British bookies have made Rory McIlroy second favorite behind Tiger Woods to win the Open this week and the young Irishman is not one to disagree with them.
“I don’t think you should be,” he replied when asked if he had any qualms about talking himself up. “I’ve played well here in the past and if I don’t let the occasion get the better of me, there’s no reason I shouldn’t be able to do so again.”
Just how comfortable the 21-year-old Ulsterman from the town of Hollywood outside Belfast feels on the Old Course can be illustrated by the fact that he has never scored worse than 69 in all the times he has played there.
Much of the credit for that is down to his golfing upbringing on the famous Ulster links courses of Portrush and County Down, classic seaside layouts he merits as “probably in the top 10 or 15 in the world right at our doorstep.”
It was at the 2007 Open at nearby Carnoustie that McIlroy first came to the attention of the wider golfing public when, as an 18-year-old amateur, he shot a three-under par 68 in the first round to share third.
He promptly turned professional and his first top-level win came in last year’s Dubai Desert Classic as he shot into the world top 20.
This year it has been a bit of a mixed bag as he won his first event on the USPGA Tour and broke into the world top 10, but he has struggled in the majors, missing the cut at both The Masters and the US Open.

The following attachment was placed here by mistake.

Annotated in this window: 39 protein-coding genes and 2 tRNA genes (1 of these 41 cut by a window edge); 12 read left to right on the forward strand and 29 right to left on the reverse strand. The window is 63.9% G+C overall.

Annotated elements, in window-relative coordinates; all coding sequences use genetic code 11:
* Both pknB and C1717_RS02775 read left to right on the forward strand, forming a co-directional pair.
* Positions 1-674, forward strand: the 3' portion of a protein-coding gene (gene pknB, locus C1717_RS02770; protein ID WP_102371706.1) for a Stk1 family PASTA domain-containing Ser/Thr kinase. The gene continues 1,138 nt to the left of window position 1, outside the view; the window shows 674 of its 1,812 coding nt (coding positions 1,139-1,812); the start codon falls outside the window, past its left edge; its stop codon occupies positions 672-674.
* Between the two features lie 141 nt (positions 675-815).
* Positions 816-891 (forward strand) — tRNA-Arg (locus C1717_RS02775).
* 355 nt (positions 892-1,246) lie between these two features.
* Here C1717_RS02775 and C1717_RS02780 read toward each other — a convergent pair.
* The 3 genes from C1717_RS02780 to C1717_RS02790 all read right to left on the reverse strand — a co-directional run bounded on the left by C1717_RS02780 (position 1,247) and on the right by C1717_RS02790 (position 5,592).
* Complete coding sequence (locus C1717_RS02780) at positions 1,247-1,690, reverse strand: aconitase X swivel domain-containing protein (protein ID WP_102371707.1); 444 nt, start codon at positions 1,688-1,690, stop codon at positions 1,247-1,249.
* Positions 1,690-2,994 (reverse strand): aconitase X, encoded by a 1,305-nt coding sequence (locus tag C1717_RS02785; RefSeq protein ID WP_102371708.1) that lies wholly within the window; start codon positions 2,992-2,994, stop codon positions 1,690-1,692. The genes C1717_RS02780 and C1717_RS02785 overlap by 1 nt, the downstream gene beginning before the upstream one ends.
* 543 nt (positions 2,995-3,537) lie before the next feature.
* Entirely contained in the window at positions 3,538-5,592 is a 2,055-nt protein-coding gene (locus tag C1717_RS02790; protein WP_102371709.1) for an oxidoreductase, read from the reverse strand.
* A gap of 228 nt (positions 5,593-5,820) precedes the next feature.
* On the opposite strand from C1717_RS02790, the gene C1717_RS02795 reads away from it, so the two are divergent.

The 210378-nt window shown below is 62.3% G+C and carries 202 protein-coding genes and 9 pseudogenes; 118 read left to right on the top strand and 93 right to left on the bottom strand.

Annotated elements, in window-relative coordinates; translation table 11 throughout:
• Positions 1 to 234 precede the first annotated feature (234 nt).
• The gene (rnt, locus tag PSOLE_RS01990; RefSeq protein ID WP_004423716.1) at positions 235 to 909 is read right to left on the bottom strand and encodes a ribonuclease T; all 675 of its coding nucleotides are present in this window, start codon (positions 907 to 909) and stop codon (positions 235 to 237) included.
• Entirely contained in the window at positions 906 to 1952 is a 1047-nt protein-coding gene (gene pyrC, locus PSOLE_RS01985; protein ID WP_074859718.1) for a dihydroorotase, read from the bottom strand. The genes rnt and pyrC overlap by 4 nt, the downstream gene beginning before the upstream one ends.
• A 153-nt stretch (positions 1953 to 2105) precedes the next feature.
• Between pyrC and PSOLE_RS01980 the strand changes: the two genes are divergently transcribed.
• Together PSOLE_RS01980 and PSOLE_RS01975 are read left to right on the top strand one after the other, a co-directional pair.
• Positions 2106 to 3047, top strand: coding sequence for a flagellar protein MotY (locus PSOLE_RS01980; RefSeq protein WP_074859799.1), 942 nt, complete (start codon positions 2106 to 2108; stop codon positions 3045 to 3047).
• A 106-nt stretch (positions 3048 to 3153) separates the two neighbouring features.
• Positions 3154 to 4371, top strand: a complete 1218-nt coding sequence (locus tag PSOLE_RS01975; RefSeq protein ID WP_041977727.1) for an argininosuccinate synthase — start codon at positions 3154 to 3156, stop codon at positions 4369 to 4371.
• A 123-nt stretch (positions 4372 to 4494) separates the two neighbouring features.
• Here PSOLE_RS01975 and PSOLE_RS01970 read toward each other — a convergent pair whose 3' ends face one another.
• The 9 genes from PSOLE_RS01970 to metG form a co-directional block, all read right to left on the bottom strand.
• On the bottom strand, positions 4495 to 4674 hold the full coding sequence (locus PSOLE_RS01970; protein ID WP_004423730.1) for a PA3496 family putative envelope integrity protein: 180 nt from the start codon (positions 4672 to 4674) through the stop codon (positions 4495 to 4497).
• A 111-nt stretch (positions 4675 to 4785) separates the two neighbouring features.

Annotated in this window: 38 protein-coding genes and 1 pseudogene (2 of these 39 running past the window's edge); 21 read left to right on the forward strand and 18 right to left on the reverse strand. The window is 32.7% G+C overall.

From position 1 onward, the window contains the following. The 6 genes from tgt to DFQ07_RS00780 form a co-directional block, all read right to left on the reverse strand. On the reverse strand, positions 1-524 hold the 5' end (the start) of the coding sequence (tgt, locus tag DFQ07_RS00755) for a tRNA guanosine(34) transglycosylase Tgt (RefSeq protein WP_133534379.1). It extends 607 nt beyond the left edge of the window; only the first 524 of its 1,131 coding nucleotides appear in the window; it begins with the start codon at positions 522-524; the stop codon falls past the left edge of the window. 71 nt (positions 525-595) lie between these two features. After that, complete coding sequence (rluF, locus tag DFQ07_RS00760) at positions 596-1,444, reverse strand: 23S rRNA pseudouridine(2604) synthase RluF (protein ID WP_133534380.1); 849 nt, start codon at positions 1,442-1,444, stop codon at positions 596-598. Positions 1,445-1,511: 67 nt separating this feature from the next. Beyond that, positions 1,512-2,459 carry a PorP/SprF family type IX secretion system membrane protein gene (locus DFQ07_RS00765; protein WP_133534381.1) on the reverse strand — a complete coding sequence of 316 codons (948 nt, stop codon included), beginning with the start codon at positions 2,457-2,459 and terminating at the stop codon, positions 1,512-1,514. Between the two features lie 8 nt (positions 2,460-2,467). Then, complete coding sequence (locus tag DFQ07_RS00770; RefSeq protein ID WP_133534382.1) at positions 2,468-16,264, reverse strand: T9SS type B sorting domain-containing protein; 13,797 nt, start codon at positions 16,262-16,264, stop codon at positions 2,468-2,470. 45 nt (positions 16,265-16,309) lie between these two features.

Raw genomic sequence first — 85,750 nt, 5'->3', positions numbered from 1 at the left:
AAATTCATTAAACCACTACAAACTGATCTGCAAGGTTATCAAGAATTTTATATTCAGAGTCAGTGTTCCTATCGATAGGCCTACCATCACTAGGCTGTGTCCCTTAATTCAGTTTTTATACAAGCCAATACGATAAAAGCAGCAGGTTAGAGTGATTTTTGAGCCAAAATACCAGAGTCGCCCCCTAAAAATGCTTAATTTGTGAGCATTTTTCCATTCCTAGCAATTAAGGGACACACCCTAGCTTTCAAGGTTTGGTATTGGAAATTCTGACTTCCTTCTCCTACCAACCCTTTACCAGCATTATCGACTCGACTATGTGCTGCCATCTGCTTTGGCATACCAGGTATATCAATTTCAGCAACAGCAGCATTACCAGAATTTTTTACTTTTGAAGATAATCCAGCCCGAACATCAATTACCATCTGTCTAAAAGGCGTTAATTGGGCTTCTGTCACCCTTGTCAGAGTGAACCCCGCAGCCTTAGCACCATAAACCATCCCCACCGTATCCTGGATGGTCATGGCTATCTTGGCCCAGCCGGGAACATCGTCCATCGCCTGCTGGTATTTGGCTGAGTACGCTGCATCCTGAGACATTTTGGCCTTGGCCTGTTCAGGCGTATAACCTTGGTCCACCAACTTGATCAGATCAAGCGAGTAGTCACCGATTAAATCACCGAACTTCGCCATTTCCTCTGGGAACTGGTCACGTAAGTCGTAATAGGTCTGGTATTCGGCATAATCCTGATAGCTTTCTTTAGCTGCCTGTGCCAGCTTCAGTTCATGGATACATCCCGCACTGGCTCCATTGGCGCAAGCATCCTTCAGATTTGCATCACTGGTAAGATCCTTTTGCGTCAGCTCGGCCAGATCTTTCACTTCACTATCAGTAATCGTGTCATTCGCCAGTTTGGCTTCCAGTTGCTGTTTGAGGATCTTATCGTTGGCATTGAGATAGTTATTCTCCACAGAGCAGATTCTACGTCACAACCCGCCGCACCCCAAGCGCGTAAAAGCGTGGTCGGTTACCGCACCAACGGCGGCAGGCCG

At St Andrews, he is optimistic he can put that behind him, given that it is a very different layout to both Augusta and Pebble Beach and more suited to his aggressive style of play.
“This course is a little different. There’s a bit more margin for error, especially around the greens and off the tee, as well, because the rough isn’t quite as penal this week as it has been in the past,” he said. “I mean, if you look at the winners that have played here before, John Daly in ’95, Tiger the last couple of times, they’re guys that are renowned for hitting it long and being quite aggressive. Hopefully, that will play into my hands.”
McIlroy has another reason to feel confident going into his first Open at St Andrews — the breakthrough win for compatriot and close friend Graeme McDowell at last month’s US Open.
The two are regular playing partners and the older McDowell has become something like a big brother to McIlroy.
Seeing McDowell bag his first major, McIlroy said, was an inspiration.
“It gave me a lot of confidence just to know winning a major wasn’t as far away as I thought it was,” he said. “I had sort of viewed winning majors as this sort of higher level and it sort of just made me realise that it wasn’t.”
“You just needed to play well in the right week and a few things go your way. It gave me a lot of confidence,” he said.
Whether that confidence can translate into major success will depend to a large extent on whether McIlroy can go the full distance.
In his two previous Opens at Carnoustie and last year at Turnberry, he has started well, but on both occasions, he then faded.
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